It really should not have. For starters, the DWP has an outstanding track record of completely misrepresenting the impact of the government’s welfare reforms.
And secondly, where are you going to find examples of people benefiting from most or all of their income being taken away from them, frequently without good reason? How many people would last for more than a month if their income suddenly stopped, with bills to pay, mouths to feed and repayments to meet?
Sanctions, in brief, involve benefits being reduced or taken away entirely because certain conditions, such as job applications or interviews, haven’t been met.
The Scotsman recently reported the case of a young mother who was left without money for a month when she was sanctioned for arriving at an appointment 10 minutes late. Her crime was to interrupt her journey to take her four-year-old to the toilet, according to Barnardo’s. Her punishment was to be plunged into debt, unable to pay household bills and reliant on food banks to feed the children.
One food bank told last year of the astonishing case of a man who had a heart attack during a work capability assessment – and was then sanctioned for failing to complete it.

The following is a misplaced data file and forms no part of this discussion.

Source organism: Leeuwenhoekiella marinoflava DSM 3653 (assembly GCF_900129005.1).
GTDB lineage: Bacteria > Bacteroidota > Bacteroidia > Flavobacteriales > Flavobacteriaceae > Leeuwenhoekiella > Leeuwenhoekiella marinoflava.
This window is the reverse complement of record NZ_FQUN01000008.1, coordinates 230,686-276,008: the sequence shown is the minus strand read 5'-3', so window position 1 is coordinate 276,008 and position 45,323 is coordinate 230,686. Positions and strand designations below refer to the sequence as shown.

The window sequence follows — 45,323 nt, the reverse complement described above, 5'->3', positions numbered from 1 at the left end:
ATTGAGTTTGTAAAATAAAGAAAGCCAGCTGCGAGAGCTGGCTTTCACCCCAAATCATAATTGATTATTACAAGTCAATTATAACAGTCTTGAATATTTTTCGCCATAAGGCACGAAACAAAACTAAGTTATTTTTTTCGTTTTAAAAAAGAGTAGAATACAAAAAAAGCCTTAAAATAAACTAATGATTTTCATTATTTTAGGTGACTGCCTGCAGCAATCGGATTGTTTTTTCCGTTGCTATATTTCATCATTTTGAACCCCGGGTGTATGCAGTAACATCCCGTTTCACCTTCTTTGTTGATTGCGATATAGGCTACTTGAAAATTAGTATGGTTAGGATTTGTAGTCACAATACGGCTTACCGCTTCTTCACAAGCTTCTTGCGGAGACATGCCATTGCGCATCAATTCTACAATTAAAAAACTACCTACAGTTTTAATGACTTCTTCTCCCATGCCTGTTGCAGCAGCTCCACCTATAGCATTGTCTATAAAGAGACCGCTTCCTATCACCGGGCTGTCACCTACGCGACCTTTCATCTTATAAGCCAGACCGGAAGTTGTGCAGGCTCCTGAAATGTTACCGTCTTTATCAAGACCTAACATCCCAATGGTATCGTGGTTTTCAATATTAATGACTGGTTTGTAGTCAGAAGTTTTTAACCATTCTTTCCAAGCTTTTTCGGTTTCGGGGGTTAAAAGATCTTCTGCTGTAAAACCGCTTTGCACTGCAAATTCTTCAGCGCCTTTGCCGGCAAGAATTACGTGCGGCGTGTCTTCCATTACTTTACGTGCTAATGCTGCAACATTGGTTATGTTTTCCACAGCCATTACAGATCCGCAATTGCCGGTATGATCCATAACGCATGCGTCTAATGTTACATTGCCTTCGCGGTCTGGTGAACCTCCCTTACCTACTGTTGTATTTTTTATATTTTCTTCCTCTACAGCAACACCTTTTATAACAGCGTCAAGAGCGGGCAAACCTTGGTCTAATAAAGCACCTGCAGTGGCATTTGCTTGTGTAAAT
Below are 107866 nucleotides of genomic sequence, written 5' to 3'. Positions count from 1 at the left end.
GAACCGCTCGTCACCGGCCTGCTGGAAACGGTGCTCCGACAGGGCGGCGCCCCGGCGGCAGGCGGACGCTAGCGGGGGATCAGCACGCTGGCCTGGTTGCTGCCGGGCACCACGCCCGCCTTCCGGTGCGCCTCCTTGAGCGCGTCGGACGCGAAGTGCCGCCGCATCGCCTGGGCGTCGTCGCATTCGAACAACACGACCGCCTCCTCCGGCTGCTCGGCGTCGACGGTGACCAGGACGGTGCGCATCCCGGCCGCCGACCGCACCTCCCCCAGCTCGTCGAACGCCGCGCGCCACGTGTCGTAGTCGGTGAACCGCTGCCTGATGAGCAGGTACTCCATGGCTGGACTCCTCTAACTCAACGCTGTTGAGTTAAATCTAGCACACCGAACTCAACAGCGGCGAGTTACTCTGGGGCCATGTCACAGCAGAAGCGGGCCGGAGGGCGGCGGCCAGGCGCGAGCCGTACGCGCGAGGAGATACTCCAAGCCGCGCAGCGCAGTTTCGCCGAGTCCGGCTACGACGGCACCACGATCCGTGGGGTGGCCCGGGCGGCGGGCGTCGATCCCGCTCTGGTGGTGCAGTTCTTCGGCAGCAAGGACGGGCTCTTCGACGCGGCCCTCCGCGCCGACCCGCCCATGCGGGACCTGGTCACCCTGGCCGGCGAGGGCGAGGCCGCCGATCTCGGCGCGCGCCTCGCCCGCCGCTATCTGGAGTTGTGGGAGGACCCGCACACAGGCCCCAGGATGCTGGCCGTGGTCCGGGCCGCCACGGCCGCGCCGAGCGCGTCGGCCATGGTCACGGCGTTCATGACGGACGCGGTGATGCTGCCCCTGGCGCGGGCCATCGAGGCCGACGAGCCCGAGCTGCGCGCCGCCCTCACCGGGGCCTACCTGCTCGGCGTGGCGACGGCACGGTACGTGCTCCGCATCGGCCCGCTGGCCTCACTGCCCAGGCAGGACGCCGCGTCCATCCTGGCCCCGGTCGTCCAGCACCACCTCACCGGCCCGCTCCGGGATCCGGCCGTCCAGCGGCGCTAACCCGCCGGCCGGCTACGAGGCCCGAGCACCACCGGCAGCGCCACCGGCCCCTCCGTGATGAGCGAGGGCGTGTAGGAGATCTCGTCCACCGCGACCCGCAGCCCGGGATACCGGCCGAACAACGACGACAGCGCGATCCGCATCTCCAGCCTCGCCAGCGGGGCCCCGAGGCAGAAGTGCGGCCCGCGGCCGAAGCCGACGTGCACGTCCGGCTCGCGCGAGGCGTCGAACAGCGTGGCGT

A Renfrewshire man was sanctioned earlier this year when he missed a job centre appointment. Why? His wife had just had a stillborn child and he chose to miss the meeting and instead stay by her side in hospital.
We could fill every page of this paper with examples of sanctions imposed cruelly and punitively. People are being sanctioned for not using the “correct” job websites, for heaven’s sake.
No wonder there’s growing evidence of a very clear correlation between sanctions and the massive rise in the number of people using food banks.
A report published last year by the Trussell Trust, Oxfam, the Church of England and the Child Poverty Action Group found that up to 30 per cent of food bank users had suffered sanctions.
We’d know more about this if the government hadn’t rejected the Work and Pensions Select Committee’s demand for urgent steps to monitor the impact of sanctions on financial hardship.
The government has also been resisting calls to publish information on the number of people who have died while claiming out-of-work benefits, employment and support allowance, incapacity benefit or severe disablement allowance. Some will now be published this week, albeit in a format that will make comparison with previous data all but impossible.
It’s almost certain that the figures won’t include the number of people who have died while under benefit sanctions – including many who have taken their own lives – despite a petition signed by more than 220,000 people calling for that data to be disclosed.
The crackdown on social security has been facilitated by a long-term demonisation of people on benefits. The truth about the impact of sanctions makes for very painful reading indeed, as the DWP has effectively acknowledged.